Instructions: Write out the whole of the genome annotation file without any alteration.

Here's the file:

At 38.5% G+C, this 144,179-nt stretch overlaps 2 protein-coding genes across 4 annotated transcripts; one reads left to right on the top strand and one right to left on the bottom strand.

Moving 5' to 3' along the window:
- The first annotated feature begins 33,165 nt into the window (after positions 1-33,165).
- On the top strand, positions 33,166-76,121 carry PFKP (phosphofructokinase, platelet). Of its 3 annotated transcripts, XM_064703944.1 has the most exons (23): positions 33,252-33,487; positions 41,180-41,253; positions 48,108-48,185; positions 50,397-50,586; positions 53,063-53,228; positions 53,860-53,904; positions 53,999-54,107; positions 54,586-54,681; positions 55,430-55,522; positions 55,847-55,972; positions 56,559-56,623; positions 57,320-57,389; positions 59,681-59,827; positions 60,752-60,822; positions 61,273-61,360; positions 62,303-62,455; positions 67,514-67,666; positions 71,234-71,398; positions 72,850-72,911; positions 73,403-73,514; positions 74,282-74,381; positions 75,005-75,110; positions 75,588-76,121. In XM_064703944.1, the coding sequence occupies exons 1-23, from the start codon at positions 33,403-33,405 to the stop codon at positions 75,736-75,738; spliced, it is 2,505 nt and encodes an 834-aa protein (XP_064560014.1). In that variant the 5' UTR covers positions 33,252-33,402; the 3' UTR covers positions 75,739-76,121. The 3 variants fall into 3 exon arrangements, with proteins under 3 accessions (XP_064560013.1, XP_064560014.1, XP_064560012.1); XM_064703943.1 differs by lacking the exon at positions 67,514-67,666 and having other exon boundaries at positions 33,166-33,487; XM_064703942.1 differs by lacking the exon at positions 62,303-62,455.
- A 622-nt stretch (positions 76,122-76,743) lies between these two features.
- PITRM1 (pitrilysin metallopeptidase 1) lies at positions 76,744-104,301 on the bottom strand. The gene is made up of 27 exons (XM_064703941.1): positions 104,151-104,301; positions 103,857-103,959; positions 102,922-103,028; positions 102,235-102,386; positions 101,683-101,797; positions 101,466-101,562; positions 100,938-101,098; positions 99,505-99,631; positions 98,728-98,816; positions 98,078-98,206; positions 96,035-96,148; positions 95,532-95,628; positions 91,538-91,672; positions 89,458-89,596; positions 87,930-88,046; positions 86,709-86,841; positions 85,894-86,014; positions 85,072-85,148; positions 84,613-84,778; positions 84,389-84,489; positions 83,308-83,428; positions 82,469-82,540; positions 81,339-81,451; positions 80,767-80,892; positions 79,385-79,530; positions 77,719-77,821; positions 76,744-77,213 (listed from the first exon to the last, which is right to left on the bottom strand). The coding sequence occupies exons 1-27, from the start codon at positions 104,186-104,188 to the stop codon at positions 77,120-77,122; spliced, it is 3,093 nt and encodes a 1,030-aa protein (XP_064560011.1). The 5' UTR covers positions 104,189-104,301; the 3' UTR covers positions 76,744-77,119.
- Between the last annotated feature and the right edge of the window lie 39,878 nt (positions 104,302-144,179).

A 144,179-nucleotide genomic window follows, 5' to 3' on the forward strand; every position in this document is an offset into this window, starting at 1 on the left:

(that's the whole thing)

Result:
At 38.5% G+C, this 144,179-nt stretch overlaps 2 protein-coding genes across 4 annotated transcripts; one reads left to right on the top strand and one right to left on the bottom strand.

Moving 5' to 3' along the window:
- The first annotated feature begins 33,165 nt into the window (after positions 1-33,165).
- On the top strand, positions 33,166-76,121 carry PFKP (phosphofructokinase, platelet). Of its 3 annotated transcripts, XM_064703944.1 has the most exons (23): positions 33,252-33,487; positions 41,180-41,253; positions 48,108-48,185; positions 50,397-50,586; positions 53,063-53,228; positions 53,860-53,904; positions 53,999-54,107; positions 54,586-54,681; positions 55,430-55,522; positions 55,847-55,972; positions 56,559-56,623; positions 57,320-57,389; positions 59,681-59,827; positions 60,752-60,822; positions 61,273-61,360; positions 62,303-62,455; positions 67,514-67,666; positions 71,234-71,398; positions 72,850-72,911; positions 73,403-73,514; positions 74,282-74,381; positions 75,005-75,110; positions 75,588-76,121. In XM_064703944.1, the coding sequence occupies exons 1-23, from the start codon at positions 33,403-33,405 to the stop codon at positions 75,736-75,738; spliced, it is 2,505 nt and encodes an 834-aa protein (XP_064560014.1). In that variant the 5' UTR covers positions 33,252-33,402; the 3' UTR covers positions 75,739-76,121. The 3 variants fall into 3 exon arrangements, with proteins under 3 accessions (XP_064560013.1, XP_064560014.1, XP_064560012.1); XM_064703943.1 differs by lacking the exon at positions 67,514-67,666 and having other exon boundaries at positions 33,166-33,487; XM_064703942.1 differs by lacking the exon at positions 62,303-62,455.
- A 622-nt stretch (positions 76,122-76,743) lies between these two features.
- PITRM1 (pitrilysin metallopeptidase 1) lies at positions 76,744-104,301 on the bottom strand. The gene is made up of 27 exons (XM_064703941.1): positions 104,151-104,301; positions 103,857-103,959; positions 102,922-103,028; positions 102,235-102,386; positions 101,683-101,797; positions 101,466-101,562; positions 100,938-101,098; positions 99,505-99,631; positions 98,728-98,816; positions 98,078-98,206; positions 96,035-96,148; positions 95,532-95,628; positions 91,538-91,672; positions 89,458-89,596; positions 87,930-88,046; positions 86,709-86,841; positions 85,894-86,014; positions 85,072-85,148; positions 84,613-84,778; positions 84,389-84,489; positions 83,308-83,428; positions 82,469-82,540; positions 81,339-81,451; positions 80,767-80,892; positions 79,385-79,530; positions 77,719-77,821; positions 76,744-77,213 (listed from the first exon to the last, which is right to left on the bottom strand). The coding sequence occupies exons 1-27, from the start codon at positions 104,186-104,188 to the stop codon at positions 77,120-77,122; spliced, it is 3,093 nt and encodes a 1,030-aa protein (XP_064560011.1). The 5' UTR covers positions 104,189-104,301; the 3' UTR covers positions 76,744-77,119.
- Between the last annotated feature and the right edge of the window lie 39,878 nt (positions 104,302-144,179).

A 144,179-nucleotide genomic window follows, 5' to 3' on the forward strand; every position in this document is an offset into this window, starting at 1 on the left: